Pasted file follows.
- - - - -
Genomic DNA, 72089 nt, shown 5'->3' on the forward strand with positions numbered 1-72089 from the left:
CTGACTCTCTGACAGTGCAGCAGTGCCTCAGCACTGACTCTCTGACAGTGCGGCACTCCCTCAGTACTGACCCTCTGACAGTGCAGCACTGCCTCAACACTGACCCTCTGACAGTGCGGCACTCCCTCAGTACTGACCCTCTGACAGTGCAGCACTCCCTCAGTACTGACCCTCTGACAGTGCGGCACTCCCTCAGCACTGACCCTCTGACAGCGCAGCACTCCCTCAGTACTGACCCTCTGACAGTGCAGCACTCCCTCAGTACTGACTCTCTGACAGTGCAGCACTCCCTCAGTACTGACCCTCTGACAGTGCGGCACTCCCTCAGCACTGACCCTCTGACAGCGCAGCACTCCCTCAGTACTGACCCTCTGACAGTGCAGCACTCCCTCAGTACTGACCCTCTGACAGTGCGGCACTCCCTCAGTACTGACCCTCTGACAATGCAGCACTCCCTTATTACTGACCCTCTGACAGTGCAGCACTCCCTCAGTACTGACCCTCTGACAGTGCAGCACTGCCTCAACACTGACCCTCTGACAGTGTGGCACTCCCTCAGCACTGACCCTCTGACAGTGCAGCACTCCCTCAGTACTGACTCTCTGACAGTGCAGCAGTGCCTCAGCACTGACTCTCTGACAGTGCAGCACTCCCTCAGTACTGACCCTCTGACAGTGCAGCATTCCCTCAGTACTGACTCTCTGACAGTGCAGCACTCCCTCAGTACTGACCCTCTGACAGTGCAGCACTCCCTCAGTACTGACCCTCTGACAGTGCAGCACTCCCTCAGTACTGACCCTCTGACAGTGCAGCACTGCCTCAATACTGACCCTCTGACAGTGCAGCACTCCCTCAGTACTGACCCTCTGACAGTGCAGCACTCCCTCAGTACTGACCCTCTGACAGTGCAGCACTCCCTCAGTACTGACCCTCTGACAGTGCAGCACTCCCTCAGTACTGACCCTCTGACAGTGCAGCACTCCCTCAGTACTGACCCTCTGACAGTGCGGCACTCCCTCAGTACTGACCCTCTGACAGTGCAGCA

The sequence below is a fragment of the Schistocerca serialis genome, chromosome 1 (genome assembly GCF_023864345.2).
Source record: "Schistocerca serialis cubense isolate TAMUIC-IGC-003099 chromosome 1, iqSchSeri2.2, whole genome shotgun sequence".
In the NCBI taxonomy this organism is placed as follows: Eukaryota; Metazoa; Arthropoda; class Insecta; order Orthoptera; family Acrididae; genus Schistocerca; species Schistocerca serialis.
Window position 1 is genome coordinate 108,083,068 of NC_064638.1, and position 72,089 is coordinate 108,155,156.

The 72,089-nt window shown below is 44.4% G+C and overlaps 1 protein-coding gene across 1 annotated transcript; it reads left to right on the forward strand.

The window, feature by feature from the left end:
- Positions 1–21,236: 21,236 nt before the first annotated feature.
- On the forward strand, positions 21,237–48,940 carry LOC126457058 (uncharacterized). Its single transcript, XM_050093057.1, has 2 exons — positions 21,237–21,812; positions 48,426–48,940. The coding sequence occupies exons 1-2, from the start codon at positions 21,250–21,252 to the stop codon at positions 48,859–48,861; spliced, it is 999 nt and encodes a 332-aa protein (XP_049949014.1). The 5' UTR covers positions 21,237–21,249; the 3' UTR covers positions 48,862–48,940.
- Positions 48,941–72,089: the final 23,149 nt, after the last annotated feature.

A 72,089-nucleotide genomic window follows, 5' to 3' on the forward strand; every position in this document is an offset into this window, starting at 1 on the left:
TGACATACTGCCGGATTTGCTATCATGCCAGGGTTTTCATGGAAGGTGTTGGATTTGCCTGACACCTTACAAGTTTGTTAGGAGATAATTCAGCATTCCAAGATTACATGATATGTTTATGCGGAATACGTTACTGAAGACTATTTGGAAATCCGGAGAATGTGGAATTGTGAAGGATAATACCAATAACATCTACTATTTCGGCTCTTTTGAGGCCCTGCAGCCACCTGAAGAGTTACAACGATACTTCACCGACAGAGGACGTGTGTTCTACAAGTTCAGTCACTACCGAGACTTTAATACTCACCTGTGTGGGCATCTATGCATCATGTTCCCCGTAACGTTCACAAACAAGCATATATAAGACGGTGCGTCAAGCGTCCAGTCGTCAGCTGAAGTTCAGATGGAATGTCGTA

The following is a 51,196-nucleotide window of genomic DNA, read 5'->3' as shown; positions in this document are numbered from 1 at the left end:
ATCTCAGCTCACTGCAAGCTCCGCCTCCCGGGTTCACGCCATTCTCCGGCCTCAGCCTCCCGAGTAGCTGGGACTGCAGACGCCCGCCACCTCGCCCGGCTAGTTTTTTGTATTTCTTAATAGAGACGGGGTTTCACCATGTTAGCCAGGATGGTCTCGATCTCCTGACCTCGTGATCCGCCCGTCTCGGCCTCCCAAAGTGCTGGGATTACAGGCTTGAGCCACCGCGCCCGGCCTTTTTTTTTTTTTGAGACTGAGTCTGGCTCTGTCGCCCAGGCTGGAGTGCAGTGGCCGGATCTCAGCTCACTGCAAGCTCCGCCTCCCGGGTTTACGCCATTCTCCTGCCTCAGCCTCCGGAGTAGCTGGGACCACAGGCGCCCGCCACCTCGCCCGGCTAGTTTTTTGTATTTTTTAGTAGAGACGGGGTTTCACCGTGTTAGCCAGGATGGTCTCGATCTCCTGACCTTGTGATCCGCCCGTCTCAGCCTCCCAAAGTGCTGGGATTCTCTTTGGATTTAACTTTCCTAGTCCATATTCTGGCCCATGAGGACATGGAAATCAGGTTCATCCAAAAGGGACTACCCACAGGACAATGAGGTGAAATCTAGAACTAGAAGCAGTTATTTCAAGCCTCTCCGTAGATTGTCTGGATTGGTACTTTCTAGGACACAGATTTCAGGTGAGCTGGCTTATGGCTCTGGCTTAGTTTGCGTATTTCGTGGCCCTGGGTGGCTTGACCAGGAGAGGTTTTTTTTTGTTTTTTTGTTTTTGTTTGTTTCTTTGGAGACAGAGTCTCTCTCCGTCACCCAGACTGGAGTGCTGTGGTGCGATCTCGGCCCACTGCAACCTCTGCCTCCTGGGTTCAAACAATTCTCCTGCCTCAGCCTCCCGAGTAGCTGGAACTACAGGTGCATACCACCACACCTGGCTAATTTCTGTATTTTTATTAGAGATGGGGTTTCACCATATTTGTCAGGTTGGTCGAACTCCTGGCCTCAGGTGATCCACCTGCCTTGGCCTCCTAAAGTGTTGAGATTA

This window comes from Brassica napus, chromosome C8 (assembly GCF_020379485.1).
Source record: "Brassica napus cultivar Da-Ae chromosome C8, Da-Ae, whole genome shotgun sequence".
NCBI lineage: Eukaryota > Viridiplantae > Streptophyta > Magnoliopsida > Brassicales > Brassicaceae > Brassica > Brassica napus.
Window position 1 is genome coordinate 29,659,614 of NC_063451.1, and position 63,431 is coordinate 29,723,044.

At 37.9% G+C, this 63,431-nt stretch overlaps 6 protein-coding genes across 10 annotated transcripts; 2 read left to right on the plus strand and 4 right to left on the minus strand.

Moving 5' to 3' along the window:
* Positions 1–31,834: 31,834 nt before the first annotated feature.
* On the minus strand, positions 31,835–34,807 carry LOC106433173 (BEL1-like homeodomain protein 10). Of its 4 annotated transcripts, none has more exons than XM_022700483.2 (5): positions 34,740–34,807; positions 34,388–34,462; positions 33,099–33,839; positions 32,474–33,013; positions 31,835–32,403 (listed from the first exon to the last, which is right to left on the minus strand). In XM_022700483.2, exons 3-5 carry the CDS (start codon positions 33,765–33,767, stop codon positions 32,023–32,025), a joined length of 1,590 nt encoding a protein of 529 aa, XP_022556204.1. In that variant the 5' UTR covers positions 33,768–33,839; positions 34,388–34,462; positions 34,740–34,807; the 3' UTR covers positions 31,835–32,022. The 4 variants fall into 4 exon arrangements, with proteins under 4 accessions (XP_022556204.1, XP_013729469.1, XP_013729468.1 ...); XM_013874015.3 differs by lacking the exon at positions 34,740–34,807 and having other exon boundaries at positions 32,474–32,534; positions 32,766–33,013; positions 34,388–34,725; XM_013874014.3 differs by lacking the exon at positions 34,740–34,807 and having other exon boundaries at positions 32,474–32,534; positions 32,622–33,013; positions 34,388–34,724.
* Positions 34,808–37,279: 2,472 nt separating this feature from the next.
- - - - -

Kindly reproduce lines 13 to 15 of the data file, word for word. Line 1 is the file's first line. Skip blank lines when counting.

TGACATACTGCCGGATTTGCTATCATGCCAGGGTTTTCATGGAAGGTGTTGGATTTGCCTGACACCTTACAAGTTTGTTAGGAGATAATTCAGCATTCCAAGATTACATGATATGTTTATGCGGAATACGTTACTGAAGACTATTTGGAAATCCGGAGAATGTGGAATTGTGAAGGATAATACCAATAACATCTACTATTTCGGCTCTTTTGAGGCCCTGCAGCCACCTGAAGAGTTACAACGATACTTCACCGACAGAGGACGTGTGTTCTACAAGTTCAGTCACTACCGAGACTTTAATACTCACCTGTGTGGGCATCTATGCATCATGTTCCCCGTAACGTTCACAAACAAGCATATATAAGACGGTGCGTCAAGCGTCCAGTCGTCAGCTGAAGTTCAGATGGAATGTCGTA

The following is a 51,196-nucleotide window of genomic DNA, read 5'->3' as shown; positions in this document are numbered from 1 at the left end:
ATCTCAGCTCACTGCAAGCTCCGCCTCCCGGGTTCACGCCATTCTCCGGCCTCAGCCTCCCGAGTAGCTGGGACTGCAGACGCCCGCCACCTCGCCCGGCTAGTTTTTTGTATTTCTTAATAGAGACGGGGTTTCACCATGTTAGCCAGGATGGTCTCGATCTCCTGACCTCGTGATCCGCCCGTCTCGGCCTCCCAAAGTGCTGGGATTACAGGCTTGAGCCACCGCGCCCGGCCTTTTTTTTTTTTTGAGACTGAGTCTGGCTCTGTCGCCCAGGCTGGAGTGCAGTGGCCGGATCTCAGCTCACTGCAAGCTCCGCCTCCCGGGTTTACGCCATTCTCCTGCCTCAGCCTCCGGAGTAGCTGGGACCACAGGCGCCCGCCACCTCGCCCGGCTAGTTTTTTGTATTTTTTAGTAGAGACGGGGTTTCACCGTGTTAGCCAGGATGGTCTCGATCTCCTGACCTTGTGATCCGCCCGTCTCAGCCTCCCAAAGTGCTGGGATTCTCTTTGGATTTAACTTTCCTAGTCCATATTCTGGCCCATGAGGACATGGAAATCAGGTTCATCCAAAAGGGACTACCCACAGGACAATGAGGTGAAATCTAGAACTAGAAGCAGTTATTTCAAGCCTCTCCGTAGATTGTCTGGATTGGTACTTTCTAGGACACAGATTTCAGGTGAGCTGGCTTATGGCTCTGGCTTAGTTTGCGTATTTCGTGGCCCTGGGTGGCTTGACCAGGAGAGGTTTTTTTTTGTTTTTTTGTTTTTGTTTGTTTCTTTGGAGACAGAGTCTCTCTCCGTCACCCAGACTGGAGTGCTGTGGTGCGATCTCGGCCCACTGCAACCTCTGCCTCCTGGGTTCAAACAATTCTCCTGCCTCAGCCTCCCGAGTAGCTGGAACTACAGGTGCATACCACCACACCTGGCTAATTTCTGTATTTTTATTAGAGATGGGGTTTCACCATATTTGTCAGGTTGGTCGAACTCCTGGCCTCAGGTGATCCACCTGCCTTGGCCTCCTAAAGTGTTGAGATTA